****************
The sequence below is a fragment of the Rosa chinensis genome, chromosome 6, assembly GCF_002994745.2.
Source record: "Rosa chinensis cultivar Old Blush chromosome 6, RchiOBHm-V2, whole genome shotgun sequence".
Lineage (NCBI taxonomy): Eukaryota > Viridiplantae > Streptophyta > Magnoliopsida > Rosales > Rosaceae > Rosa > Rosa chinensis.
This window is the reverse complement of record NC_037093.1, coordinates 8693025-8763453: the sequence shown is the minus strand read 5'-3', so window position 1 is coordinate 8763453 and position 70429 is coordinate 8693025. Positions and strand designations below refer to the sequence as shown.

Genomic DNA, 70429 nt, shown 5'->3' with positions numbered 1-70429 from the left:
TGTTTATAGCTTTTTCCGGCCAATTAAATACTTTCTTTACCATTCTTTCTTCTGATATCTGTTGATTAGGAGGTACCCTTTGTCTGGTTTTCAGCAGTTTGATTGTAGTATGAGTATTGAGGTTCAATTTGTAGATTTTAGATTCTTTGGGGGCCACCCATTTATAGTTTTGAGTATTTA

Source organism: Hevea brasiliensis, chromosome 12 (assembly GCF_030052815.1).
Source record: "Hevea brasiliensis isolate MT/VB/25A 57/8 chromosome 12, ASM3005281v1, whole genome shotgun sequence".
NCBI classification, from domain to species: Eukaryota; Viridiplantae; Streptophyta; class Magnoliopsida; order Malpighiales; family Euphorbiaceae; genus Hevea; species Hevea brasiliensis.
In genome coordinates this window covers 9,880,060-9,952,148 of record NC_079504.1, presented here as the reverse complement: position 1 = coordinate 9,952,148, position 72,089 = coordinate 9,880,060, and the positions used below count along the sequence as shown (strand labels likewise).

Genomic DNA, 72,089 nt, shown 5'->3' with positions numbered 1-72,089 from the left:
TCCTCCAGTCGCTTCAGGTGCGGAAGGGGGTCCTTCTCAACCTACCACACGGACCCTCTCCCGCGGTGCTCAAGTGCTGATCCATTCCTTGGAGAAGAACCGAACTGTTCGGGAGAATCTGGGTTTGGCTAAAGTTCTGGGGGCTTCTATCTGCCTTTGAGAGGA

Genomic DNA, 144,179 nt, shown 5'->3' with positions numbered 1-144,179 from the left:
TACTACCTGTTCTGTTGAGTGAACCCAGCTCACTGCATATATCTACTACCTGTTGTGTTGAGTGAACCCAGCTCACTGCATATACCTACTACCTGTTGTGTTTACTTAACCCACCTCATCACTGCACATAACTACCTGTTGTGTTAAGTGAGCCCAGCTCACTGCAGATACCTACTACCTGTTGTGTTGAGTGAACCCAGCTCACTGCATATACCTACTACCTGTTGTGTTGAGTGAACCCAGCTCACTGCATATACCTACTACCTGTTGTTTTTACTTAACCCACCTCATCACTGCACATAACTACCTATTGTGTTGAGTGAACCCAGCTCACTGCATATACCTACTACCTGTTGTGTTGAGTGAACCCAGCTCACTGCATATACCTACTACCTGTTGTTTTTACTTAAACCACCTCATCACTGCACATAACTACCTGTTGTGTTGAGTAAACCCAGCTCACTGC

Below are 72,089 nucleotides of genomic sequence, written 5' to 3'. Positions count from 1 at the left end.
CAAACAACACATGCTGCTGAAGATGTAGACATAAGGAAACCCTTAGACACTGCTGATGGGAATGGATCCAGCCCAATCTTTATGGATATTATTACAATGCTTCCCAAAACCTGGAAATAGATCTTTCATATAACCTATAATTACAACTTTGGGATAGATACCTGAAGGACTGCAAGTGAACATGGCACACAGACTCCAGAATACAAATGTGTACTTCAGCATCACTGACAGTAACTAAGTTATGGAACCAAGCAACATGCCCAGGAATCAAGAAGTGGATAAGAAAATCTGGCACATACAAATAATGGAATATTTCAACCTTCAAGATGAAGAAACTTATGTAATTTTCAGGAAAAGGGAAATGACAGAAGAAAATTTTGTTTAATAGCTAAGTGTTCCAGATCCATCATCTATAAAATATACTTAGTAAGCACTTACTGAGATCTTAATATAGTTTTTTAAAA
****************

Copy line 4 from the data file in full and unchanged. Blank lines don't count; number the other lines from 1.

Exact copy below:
This window is the reverse complement of record NC_037093.1, coordinates 8693025-8763453: the sequence shown is the minus strand read 5'-3', so window position 1 is coordinate 8763453 and position 70429 is coordinate 8693025. Positions and strand designations below refer to the sequence as shown.